“This looks like a clampdown on sections of Egyptian civil society and it must stop. NGOs who have played a valuable role in documenting violations and supporting victims will see their activities completely crippled if this continues. This will stifle the voices of those who advocate for victims.”
Statement by UN High Commissioner for Human Rights Zeid Ra’ad Al Hussein
“The Egyptian authorities “imprisoned as many as several thousand persons solely or chiefly because of their political beliefs or opposition to the government.”
Egypt 2015 Human Rights Report, U.S. Department of State
Since the summer of 2013, Egypt’s democratic sphere has faced a heavy crackdown against fundamental freedoms and rights particularly, freedom of expression, freedom of peaceful assembly, freedom of association, freedom of religion, and the right to a fair trial.
After the ouster of former president Mohamed Morsi on July 3, 2013, Cairo streets witnessed ongoing massive protests by supporters of the Muslim Brotherhood. To disperse a sit-in, Egyptian security forces used lethal ammunition in what human rights groups describe as a massacre. On August 14, 2013, almost 1000 protesters were killed for which no one in the Egyptian government has been held accountable.
That year, the regime also escalated its war on terror and the Islamic State. Under the auspices of curbing the terrorist threat, the Egyptian government asked its citizens to tolerate difficult living conditions, a deteriorating economy, and to accept restrictions on their freedoms and rights. In fact, the practices of the Egyptian regime are fueling the terrorism groups’ recruiting machine in the region.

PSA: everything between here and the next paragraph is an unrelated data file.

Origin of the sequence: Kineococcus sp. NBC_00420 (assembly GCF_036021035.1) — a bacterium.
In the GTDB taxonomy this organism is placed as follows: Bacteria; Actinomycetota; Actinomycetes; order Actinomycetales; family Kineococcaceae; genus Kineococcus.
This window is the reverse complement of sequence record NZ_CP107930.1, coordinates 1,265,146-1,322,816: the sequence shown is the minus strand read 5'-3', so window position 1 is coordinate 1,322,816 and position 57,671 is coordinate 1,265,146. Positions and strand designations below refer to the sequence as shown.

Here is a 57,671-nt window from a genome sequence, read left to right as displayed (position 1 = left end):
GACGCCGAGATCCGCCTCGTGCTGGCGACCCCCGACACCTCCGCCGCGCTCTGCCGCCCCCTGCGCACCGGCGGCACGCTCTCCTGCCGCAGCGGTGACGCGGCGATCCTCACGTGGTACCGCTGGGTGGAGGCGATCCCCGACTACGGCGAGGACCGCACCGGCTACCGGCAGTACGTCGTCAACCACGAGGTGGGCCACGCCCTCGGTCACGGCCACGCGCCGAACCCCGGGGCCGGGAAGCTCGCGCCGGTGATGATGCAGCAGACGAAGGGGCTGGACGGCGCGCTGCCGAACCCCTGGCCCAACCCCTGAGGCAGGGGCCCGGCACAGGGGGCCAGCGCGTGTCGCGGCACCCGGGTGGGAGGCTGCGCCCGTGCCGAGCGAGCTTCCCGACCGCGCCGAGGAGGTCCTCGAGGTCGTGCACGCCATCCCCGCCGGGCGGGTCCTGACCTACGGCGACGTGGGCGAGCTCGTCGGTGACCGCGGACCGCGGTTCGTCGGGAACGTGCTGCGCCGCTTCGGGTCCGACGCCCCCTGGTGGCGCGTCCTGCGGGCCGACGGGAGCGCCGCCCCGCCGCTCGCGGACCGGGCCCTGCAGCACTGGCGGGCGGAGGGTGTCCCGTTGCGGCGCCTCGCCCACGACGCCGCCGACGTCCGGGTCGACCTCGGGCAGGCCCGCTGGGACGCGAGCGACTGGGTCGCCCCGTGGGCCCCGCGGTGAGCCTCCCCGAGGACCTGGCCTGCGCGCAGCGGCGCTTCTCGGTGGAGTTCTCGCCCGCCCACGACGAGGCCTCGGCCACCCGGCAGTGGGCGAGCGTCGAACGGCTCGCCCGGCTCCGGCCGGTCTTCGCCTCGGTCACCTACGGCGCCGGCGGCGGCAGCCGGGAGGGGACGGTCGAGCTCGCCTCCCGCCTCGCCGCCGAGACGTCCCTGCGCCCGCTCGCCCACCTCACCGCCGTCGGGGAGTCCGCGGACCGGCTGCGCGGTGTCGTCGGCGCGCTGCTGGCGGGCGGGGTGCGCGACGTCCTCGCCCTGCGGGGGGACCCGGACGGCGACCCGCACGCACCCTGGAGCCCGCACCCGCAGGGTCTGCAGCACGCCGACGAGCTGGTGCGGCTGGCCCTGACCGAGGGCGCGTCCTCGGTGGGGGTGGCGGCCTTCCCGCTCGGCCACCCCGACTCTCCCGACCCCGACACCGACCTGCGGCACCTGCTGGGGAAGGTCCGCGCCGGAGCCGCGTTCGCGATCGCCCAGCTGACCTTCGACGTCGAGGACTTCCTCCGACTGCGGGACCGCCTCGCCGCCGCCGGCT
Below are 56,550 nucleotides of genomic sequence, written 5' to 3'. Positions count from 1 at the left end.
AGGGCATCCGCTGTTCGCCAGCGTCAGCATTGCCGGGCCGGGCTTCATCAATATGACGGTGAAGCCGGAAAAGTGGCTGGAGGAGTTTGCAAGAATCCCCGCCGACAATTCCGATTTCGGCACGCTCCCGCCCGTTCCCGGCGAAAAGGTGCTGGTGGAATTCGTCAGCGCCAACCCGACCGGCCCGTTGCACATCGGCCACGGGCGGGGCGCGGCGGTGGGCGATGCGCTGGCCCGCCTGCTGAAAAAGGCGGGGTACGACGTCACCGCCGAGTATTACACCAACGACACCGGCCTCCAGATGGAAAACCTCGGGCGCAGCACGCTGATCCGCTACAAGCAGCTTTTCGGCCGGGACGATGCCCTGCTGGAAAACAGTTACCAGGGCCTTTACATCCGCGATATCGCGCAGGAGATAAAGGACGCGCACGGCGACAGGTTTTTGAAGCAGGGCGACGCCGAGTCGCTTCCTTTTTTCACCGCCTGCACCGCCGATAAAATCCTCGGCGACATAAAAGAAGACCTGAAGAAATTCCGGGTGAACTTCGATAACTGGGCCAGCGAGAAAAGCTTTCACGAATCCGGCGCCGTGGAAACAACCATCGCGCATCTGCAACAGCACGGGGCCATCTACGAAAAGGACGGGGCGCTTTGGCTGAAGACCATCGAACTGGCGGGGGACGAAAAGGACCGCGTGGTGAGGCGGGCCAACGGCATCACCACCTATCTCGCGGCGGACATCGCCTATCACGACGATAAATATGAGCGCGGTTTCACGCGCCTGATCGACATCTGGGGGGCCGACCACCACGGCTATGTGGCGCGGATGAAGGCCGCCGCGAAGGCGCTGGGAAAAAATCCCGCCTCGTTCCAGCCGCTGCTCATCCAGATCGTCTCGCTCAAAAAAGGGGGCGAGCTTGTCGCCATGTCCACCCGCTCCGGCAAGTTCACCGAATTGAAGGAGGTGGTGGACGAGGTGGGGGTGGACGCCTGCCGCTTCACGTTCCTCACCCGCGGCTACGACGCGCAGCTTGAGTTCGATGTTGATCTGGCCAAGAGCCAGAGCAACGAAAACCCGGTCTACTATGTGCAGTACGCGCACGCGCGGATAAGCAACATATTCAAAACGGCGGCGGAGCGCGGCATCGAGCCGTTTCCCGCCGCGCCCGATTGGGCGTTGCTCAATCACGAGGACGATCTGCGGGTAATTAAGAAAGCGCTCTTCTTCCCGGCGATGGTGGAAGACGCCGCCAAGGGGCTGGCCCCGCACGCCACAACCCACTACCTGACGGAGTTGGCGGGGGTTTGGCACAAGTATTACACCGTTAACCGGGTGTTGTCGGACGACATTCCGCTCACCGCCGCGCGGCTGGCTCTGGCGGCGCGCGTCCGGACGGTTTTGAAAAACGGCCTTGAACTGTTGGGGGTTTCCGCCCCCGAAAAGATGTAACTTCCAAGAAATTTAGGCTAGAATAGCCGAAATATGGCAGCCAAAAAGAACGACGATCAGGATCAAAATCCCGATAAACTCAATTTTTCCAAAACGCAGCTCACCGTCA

Egypt has become a state of fear with levels of repression not seen even under the Mubarak regime. Egypt is ranked as the third in the world’s worst jailer of journalists in 2015. The ruling regime backed by the military (the current President was previously the Defense Minister) has banned protests by issuing a law on public assembly in November 2013 which is in violation of international laws. The Egyptian government used the new law to arrest several thousand young politicians and activists. Many political prisoners are detained without trial for long periods of time, some of them having spent more than two years in pre-trial detention and facing an unknown fate. In addition to torture, ill-treatment in prisons, and enforced disappearances have become a usual practice in Egypt.
The regime believes that the activities of human rights organizations were one of the main contributing factors to the outbreak of protests and the uprising against President Mubarak that began on January 25, 2011. Consequently, a crackdown on civil society started at the end of 2011 when police and army forces stormed the offices of local and foreign human rights organizations in Cairo and put a number of their employees on trial. In June 2013, an Egyptian court sentenced forty-three Egyptian, American, and German NGO workers to one to five years in prison on charges of receiving money from abroad and establishing branches of an international organization without a license.